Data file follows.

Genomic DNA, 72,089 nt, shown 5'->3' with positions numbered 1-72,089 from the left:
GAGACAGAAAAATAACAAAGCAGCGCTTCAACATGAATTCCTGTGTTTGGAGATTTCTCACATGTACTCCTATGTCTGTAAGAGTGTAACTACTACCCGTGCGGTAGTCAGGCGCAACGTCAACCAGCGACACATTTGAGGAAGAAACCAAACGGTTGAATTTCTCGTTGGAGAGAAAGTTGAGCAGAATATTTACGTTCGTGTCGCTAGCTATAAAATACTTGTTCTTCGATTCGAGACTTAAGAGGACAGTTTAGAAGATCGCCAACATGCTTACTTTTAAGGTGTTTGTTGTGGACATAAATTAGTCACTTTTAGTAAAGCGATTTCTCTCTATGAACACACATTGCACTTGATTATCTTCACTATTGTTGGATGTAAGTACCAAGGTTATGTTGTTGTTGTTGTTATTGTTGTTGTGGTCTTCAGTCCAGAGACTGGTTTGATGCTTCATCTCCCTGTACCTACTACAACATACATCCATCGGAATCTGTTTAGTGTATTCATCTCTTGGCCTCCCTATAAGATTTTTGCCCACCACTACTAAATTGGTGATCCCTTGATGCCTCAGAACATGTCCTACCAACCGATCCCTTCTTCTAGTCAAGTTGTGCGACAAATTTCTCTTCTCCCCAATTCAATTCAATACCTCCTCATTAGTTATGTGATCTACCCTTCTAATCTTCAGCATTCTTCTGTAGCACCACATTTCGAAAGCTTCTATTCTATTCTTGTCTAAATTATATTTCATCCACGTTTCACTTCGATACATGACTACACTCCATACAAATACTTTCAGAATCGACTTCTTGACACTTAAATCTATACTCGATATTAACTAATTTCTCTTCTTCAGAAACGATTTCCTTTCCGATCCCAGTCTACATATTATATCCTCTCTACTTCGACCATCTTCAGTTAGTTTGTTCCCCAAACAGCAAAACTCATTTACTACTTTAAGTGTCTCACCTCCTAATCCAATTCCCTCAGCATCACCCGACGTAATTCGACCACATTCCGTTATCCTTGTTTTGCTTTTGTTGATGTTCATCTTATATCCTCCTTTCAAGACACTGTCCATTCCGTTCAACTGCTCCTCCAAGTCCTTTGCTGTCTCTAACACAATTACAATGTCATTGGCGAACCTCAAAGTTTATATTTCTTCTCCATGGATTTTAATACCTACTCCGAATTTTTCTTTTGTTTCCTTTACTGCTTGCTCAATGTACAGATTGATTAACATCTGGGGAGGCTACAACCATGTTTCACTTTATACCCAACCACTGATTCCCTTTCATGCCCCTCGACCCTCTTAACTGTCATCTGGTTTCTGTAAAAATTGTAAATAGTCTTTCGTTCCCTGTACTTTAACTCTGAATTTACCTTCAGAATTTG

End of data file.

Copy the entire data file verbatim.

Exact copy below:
Genomic DNA, 72,089 nt, shown 5'->3' with positions numbered 1-72,089 from the left:
GAGACAGAAAAATAACAAAGCAGCGCTTCAACATGAATTCCTGTGTTTGGAGATTTCTCACATGTACTCCTATGTCTGTAAGAGTGTAACTACTACCCGTGCGGTAGTCAGGCGCAACGTCAACCAGCGACACATTTGAGGAAGAAACCAAACGGTTGAATTTCTCGTTGGAGAGAAAGTTGAGCAGAATATTTACGTTCGTGTCGCTAGCTATAAAATACTTGTTCTTCGATTCGAGACTTAAGAGGACAGTTTAGAAGATCGCCAACATGCTTACTTTTAAGGTGTTTGTTGTGGACATAAATTAGTCACTTTTAGTAAAGCGATTTCTCTCTATGAACACACATTGCACTTGATTATCTTCACTATTGTTGGATGTAAGTACCAAGGTTATGTTGTTGTTGTTGTTATTGTTGTTGTGGTCTTCAGTCCAGAGACTGGTTTGATGCTTCATCTCCCTGTACCTACTACAACATACATCCATCGGAATCTGTTTAGTGTATTCATCTCTTGGCCTCCCTATAAGATTTTTGCCCACCACTACTAAATTGGTGATCCCTTGATGCCTCAGAACATGTCCTACCAACCGATCCCTTCTTCTAGTCAAGTTGTGCGACAAATTTCTCTTCTCCCCAATTCAATTCAATACCTCCTCATTAGTTATGTGATCTACCCTTCTAATCTTCAGCATTCTTCTGTAGCACCACATTTCGAAAGCTTCTATTCTATTCTTGTCTAAATTATATTTCATCCACGTTTCACTTCGATACATGACTACACTCCATACAAATACTTTCAGAATCGACTTCTTGACACTTAAATCTATACTCGATATTAACTAATTTCTCTTCTTCAGAAACGATTTCCTTTCCGATCCCAGTCTACATATTATATCCTCTCTACTTCGACCATCTTCAGTTAGTTTGTTCCCCAAACAGCAAAACTCATTTACTACTTTAAGTGTCTCACCTCCTAATCCAATTCCCTCAGCATCACCCGACGTAATTCGACCACATTCCGTTATCCTTGTTTTGCTTTTGTTGATGTTCATCTTATATCCTCCTTTCAAGACACTGTCCATTCCGTTCAACTGCTCCTCCAAGTCCTTTGCTGTCTCTAACACAATTACAATGTCATTGGCGAACCTCAAAGTTTATATTTCTTCTCCATGGATTTTAATACCTACTCCGAATTTTTCTTTTGTTTCCTTTACTGCTTGCTCAATGTACAGATTGATTAACATCTGGGGAGGCTACAACCATGTTTCACTTTATACCCAACCACTGATTCCCTTTCATGCCCCTCGACCCTCTTAACTGTCATCTGGTTTCTGTAAAAATTGTAAATAGTCTTTCGTTCCCTGTACTTTAACTCTGAATTTACCTTCAGAATTTG